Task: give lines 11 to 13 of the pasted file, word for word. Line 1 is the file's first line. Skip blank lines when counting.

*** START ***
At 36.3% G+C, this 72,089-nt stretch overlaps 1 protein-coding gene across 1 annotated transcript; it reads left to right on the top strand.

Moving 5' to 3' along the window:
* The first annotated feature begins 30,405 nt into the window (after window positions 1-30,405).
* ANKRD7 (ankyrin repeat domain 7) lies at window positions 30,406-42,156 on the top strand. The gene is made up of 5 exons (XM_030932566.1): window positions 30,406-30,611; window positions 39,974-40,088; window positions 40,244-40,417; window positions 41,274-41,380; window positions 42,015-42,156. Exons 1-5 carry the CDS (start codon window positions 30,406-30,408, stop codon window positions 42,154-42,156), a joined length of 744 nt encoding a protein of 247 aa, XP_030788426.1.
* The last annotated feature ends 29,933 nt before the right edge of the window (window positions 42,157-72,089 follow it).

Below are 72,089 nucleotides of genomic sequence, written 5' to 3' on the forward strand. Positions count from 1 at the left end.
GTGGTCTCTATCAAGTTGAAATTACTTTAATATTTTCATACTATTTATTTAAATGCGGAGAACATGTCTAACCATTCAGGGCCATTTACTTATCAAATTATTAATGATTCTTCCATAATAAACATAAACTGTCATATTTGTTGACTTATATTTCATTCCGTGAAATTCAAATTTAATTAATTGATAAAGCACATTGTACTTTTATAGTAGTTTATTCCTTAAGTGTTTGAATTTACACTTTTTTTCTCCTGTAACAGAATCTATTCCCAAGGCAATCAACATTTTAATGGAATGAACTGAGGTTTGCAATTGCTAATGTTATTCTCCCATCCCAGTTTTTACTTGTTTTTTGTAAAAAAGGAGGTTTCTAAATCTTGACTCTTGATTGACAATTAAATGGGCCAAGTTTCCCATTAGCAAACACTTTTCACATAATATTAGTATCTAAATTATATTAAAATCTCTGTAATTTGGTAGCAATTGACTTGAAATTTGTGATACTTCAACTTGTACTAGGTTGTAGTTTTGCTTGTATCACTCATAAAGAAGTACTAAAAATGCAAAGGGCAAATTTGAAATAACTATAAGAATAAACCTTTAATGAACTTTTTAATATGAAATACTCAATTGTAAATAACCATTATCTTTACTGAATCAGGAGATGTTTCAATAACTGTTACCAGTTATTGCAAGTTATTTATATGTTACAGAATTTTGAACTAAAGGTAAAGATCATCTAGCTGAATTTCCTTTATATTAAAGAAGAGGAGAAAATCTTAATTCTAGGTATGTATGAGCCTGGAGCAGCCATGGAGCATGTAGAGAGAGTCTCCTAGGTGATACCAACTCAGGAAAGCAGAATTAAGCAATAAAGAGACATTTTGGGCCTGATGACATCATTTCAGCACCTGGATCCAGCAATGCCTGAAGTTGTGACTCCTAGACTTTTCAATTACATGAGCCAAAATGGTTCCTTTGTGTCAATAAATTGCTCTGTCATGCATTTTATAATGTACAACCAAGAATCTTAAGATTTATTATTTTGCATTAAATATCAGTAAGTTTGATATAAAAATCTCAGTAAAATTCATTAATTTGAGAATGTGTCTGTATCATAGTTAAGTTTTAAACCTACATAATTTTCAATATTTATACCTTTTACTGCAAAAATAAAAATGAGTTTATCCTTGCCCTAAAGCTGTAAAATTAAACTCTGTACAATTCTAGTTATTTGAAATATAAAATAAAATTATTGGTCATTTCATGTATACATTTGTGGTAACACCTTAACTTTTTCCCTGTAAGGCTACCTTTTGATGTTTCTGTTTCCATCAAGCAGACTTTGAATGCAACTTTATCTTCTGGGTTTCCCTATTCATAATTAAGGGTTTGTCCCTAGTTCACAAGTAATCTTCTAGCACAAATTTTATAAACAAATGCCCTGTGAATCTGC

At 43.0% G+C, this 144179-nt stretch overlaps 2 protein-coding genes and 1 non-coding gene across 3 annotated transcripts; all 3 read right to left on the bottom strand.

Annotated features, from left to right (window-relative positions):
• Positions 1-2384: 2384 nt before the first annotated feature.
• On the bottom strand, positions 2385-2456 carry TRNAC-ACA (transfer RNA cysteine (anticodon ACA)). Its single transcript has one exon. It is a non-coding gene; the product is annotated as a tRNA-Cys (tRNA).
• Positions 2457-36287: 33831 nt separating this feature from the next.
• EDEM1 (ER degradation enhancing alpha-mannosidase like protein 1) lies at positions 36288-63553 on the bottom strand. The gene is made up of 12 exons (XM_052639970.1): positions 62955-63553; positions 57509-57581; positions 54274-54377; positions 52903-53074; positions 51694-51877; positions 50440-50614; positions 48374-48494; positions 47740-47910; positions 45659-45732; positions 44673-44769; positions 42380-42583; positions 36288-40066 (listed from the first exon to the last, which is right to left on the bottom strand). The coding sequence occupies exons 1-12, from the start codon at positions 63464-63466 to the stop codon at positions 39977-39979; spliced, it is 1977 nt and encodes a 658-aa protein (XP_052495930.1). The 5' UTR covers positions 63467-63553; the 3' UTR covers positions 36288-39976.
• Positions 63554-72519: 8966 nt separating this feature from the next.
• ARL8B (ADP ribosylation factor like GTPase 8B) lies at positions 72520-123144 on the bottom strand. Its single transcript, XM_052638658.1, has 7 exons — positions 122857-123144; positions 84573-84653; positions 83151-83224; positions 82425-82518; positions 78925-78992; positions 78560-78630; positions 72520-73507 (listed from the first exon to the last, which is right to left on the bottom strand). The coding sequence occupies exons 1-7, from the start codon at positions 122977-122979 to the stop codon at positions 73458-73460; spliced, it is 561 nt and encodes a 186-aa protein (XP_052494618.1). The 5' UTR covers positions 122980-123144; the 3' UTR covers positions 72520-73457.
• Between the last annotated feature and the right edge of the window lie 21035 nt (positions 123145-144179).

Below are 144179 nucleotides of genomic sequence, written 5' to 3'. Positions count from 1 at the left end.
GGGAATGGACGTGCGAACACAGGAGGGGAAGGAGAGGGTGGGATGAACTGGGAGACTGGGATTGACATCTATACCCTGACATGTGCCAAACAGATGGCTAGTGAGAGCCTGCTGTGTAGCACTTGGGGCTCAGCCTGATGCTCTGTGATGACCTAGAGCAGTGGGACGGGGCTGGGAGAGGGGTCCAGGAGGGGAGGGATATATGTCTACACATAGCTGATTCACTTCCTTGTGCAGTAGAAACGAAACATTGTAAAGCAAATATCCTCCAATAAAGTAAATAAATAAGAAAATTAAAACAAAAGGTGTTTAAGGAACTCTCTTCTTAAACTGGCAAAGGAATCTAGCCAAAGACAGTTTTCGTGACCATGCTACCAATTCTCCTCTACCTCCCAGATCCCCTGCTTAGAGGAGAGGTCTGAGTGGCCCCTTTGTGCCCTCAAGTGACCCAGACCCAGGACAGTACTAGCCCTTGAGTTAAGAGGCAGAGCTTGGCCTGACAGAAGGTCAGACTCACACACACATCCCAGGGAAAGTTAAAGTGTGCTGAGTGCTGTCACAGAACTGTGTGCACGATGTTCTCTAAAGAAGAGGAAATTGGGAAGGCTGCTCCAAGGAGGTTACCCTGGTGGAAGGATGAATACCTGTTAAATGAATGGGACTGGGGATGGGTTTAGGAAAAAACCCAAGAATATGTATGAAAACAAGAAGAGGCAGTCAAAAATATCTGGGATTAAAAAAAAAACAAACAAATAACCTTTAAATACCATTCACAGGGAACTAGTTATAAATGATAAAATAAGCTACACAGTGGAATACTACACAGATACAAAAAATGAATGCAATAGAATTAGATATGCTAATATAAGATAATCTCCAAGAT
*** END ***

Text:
• On the bottom strand, positions 2385-2456 carry TRNAC-ACA (transfer RNA cysteine (anticodon ACA)). Its single transcript has one exon. It is a non-coding gene; the product is annotated as a tRNA-Cys (tRNA).
• Positions 2457-36287: 33831 nt separating this feature from the next.
• EDEM1 (ER degradation enhancing alpha-mannosidase like protein 1) lies at positions 36288-63553 on the bottom strand. The gene is made up of 12 exons (XM_052639970.1): positions 62955-63553; positions 57509-57581; positions 54274-54377; positions 52903-53074; positions 51694-51877; positions 50440-50614; positions 48374-48494; positions 47740-47910; positions 45659-45732; positions 44673-44769; positions 42380-42583; positions 36288-40066 (listed from the first exon to the last, which is right to left on the bottom strand). The coding sequence occupies exons 1-12, from the start codon at positions 63464-63466 to the stop codon at positions 39977-39979; spliced, it is 1977 nt and encodes a 658-aa protein (XP_052495930.1). The 5' UTR covers positions 63467-63553; the 3' UTR covers positions 36288-39976.